When something bad happens, human nature asks the question “why?” When couples experience a stillbirth, these questions can be overwhelming. Take a look at some common queries and answers.
From small losses to horrible tragedies, it’s natural to want to understand how and why some things happen. For parents who have lost a baby to stillbirth (defined as pregnancy loss from the twentieth week to delivery of the baby), the shock and sadness are overwhelming.
The mother often struggles with feelings of guilt. “In the absence of a concrete explanation for what has gone wrong and why, it’s easy for mothers who have experienced a loss to blame themselves for their babies’ deaths,” write Ann Douglas and Dr. John R. Sussman, MD, authors of Trying Again: A Guide to Pregnancy After Miscarriage, Stillbirth, and Infant Loss.”
Unfortunately, why stillbirth happens remains a mystery of modern science. Dr. Cathy Spong, MD, chief of the Pregnancy and Perinatology Branch at the National Institute of Child and Human Development (NICHD), says, “Currently, it’s very hard to come up with answers [about why stillbirth happens] and offer how we can prevent it from happening again. As a physician, I want to be able to promise high-risk patients that we can assure them a healthy baby, but I know that I can’t promise that.”
One of the main challenges researchers face is that stillbirth is defined differently state by state. “It’s also underreported,” asserts Dr. Spong. “Fetal death reports are not required. So we are left asking, ‘How big is the problem?'”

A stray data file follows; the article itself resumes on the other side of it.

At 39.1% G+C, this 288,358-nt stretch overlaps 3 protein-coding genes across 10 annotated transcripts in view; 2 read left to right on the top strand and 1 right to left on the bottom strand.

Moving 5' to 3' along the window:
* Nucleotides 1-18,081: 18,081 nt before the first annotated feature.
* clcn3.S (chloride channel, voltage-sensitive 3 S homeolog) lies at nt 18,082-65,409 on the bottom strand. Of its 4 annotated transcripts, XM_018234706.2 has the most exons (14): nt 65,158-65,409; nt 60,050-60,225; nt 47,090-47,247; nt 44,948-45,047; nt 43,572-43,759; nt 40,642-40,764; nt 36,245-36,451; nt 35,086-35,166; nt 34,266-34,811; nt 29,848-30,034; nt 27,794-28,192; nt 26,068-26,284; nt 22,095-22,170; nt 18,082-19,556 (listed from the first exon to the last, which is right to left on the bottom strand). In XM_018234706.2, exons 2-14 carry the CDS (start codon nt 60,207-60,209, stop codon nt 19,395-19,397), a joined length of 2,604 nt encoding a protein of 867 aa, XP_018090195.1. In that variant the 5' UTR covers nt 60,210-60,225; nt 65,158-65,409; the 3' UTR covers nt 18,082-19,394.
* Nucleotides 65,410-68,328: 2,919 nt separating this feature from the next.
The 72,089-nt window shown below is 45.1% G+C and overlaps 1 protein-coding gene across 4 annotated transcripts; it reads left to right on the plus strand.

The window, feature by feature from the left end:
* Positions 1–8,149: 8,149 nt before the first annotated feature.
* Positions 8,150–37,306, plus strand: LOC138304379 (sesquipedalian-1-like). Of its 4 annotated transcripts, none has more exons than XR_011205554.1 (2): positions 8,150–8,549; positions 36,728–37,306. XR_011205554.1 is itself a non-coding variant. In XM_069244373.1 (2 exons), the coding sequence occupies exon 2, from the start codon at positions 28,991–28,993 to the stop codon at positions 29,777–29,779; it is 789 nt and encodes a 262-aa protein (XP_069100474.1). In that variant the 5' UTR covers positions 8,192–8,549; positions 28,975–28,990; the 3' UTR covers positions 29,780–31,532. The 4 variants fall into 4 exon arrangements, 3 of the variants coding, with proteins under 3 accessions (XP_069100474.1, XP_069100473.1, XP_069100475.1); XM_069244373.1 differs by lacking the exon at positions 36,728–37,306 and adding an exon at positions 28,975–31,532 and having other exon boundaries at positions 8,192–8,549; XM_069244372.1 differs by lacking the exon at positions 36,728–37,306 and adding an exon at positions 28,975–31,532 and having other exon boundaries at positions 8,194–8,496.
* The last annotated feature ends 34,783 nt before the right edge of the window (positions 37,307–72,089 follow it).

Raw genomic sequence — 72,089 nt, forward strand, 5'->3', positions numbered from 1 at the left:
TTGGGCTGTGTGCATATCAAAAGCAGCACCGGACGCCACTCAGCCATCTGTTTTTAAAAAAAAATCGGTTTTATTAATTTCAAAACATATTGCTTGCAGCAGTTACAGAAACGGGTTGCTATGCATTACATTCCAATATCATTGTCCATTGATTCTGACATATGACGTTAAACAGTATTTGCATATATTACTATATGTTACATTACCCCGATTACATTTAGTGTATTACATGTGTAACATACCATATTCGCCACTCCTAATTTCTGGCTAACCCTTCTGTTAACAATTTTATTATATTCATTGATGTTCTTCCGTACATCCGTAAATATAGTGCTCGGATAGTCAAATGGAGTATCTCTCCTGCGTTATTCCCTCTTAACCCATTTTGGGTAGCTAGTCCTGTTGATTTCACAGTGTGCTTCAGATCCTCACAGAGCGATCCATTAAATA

The MISS Foundation, a national non-profit organization that helps parents who have lost an infant or child, reports that about 30,000 babies are stillborn each year. Approximately 60 percent of stillbirths are unexplained. Those cases that do have determined causes usually fall into one of the following key categories:
Chromosomal anomalies are responsible for about 60 percent of miscarriages and are less frequently the cause of stillbirth. The March of Dimes states, “Between five and 10 percent of stillborn babies have abnormalities involving their chromosomes, the tiny thread-like structures in each cell that carry our genes.” In contrast, only two to three percent of liveborn infants have chromosomal abnormalities, write Douglas and Dr. Sussman.
Maternal Health Problems
“Certain types of medical conditions can increase a pregnant woman’s chances of experiencing stillbirth,” write Douglas and Dr. Sussman. The fact that a woman begins a pregnancy with one of the following problems—or develops it while pregnant—in no way means that she won’t have a healthy baby. It simply necessitates careful monitoring of the pregnancy.